In the actual research, Lamb waves produced by the transducer are usually circularcrest Lamb waves. The circularcrest Lamb waves can be treated as straightcrest Lamb waves before a micro defect when spread over a long distance and meet the micro defects. In the experimental or numerical research, we often need to use straightcrest Lamb waves to research the propagation characteristics and interaction with micro defects. The dispersion characteristic equations and wave structure equations of straightcrest Lamb waves were solved using MatLab software through dichotomy. The velocities of longitudinal waves and transversal waves are 5800 m/s and 3100 m/s in the plate. Fig. 1 show the dispersion characteristic curves of Lamb waves in the plates.
Fig. 1. The dispersion characteristic curves of Lamb waves
a) Phase velocities
b) Group velocities
Fig. 1 shows that two or more modes of Lamb waves with different group velocities in the plate can be generated in the same frequencythickness condition. In the region of low frequencythickness, there are only two kinds of Lamb wave modes named the zeroth order symmetric mode (S0) and antisymmetric mode (A0). Only the S0 and A0 mode have the cutoff frequency. The phase velocity and group velocity varies along with frequencythickness variation. This paper focus on analyzing the interaction of the S0 and A0 mode with defects in the plates. And the 4 mm thickness finite element models of the plates are established. The reflection and transmission characteristics in 2D models and scattering properties in 3D models are studied.
3. Simulation results of Lamb waves in 2D FE model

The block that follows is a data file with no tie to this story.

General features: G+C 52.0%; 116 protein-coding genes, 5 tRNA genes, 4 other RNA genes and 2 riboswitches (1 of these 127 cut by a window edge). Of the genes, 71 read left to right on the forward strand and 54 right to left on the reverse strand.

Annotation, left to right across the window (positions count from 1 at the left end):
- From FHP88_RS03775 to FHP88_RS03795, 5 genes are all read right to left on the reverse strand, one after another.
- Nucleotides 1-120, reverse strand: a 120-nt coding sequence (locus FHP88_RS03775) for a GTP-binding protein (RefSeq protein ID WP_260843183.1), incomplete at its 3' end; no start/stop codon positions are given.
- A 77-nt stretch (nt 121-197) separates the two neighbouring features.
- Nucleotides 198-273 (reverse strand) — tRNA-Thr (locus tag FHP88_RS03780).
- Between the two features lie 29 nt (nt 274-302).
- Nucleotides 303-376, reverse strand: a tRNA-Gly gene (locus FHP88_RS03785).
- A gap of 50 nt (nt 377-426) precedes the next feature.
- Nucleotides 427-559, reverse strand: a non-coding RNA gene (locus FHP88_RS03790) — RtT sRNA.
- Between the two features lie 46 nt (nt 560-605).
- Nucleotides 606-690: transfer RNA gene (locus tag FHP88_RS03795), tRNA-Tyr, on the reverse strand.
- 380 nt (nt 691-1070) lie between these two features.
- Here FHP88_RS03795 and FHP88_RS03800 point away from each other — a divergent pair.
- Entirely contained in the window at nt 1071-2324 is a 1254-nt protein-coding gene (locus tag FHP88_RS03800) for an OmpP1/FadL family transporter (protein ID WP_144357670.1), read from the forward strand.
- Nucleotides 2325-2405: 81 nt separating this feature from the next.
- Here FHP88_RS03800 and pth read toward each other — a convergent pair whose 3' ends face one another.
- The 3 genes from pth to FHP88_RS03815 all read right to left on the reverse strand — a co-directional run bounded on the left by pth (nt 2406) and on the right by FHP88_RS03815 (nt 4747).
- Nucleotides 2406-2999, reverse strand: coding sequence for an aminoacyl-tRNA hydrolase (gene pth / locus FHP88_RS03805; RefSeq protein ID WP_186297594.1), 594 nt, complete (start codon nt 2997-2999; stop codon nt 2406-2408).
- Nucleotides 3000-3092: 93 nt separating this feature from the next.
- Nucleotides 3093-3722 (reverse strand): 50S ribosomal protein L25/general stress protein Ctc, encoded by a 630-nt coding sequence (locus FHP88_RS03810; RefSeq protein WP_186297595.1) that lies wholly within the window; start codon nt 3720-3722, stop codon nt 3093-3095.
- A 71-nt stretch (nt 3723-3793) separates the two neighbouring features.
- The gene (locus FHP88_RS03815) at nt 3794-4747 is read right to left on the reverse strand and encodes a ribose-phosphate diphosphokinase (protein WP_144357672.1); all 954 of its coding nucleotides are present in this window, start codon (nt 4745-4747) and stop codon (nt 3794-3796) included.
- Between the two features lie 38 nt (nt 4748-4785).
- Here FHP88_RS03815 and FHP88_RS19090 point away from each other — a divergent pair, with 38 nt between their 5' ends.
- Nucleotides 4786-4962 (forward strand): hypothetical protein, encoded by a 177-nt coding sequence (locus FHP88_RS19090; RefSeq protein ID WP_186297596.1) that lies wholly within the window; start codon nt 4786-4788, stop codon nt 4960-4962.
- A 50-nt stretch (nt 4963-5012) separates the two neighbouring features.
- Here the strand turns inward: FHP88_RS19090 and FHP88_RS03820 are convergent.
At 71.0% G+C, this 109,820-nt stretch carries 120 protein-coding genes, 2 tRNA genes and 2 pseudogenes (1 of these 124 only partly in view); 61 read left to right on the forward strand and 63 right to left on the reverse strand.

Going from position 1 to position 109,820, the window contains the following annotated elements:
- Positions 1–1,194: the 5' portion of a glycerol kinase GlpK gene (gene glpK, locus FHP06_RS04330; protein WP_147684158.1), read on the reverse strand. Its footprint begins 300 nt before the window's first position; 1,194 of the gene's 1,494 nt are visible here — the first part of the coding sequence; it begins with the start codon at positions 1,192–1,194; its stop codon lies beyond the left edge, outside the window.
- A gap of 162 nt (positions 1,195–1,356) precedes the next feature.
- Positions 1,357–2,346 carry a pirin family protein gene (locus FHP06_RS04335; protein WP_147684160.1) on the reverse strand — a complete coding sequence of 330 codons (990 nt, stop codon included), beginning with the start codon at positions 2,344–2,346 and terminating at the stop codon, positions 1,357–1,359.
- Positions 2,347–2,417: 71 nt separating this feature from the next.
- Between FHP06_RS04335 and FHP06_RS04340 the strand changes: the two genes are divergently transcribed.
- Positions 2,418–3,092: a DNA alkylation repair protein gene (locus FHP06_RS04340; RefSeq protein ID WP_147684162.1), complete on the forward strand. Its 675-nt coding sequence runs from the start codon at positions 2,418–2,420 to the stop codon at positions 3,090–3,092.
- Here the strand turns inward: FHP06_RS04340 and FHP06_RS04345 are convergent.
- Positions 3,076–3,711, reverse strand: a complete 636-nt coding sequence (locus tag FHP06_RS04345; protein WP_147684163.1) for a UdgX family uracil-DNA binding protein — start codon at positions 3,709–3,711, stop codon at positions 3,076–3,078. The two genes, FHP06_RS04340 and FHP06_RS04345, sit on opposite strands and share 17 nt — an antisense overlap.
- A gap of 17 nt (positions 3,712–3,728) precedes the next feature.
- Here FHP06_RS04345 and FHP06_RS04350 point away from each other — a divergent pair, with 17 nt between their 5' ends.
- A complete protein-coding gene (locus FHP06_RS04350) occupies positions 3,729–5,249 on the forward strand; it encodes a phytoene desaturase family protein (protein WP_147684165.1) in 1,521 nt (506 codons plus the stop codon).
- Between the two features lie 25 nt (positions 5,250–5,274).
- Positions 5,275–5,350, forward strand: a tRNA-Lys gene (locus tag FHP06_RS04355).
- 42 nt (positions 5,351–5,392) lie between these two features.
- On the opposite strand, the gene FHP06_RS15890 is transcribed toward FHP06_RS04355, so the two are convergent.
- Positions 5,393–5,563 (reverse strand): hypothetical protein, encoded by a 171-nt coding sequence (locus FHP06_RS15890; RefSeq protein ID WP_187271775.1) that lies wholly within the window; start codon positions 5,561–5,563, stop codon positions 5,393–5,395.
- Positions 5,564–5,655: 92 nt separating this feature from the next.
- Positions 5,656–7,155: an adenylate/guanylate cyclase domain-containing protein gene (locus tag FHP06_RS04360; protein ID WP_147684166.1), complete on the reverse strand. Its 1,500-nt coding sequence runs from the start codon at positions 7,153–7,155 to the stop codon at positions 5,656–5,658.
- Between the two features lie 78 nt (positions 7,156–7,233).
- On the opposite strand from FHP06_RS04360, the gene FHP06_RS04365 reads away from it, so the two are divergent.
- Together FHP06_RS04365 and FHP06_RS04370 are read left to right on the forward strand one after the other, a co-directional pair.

3.1. Establish the 2D FE model
The calculated amount and calculated time can be reduced effectively in the 2D FE model. The interference of horizontal shear waves (SH waves) in the vertical direction can be also avoided. A 2000 mm long and 4 mm thickness plate is established in the ANSYS software using parametric programming commands. PLANE42 unit is selected for FM analysis. Table 1 shows the material characteristic parameters of the FE plate.
Table 1. The material characteristic parameters of finite element simulation model
Parameters

Elastic modulus (E)

Poissonratio ($\nu $)

Density ($\rho $)

Value

204 MPa

0.284

7860 kg/m^{3}

Here the sinusoidal signal with five cycles is modulated by Hanning window as excitation signal to generate mechanical vibration in the plate. The high frequency interference and energy leakage can be eliminated effectively. Excitation signal expression shows in Eq. (10):
Here $A$ is the amplitude coefficient, $n$ is cycling number, ${f}_{c}$ is central frequency. ${U}_{t}$ means the inplane displacement and outof plane displacement at different instants of time $t$.
The center frequency of excitation signal is set to 200 kHz. Fig. 2 shows the waveform of the excitation signal.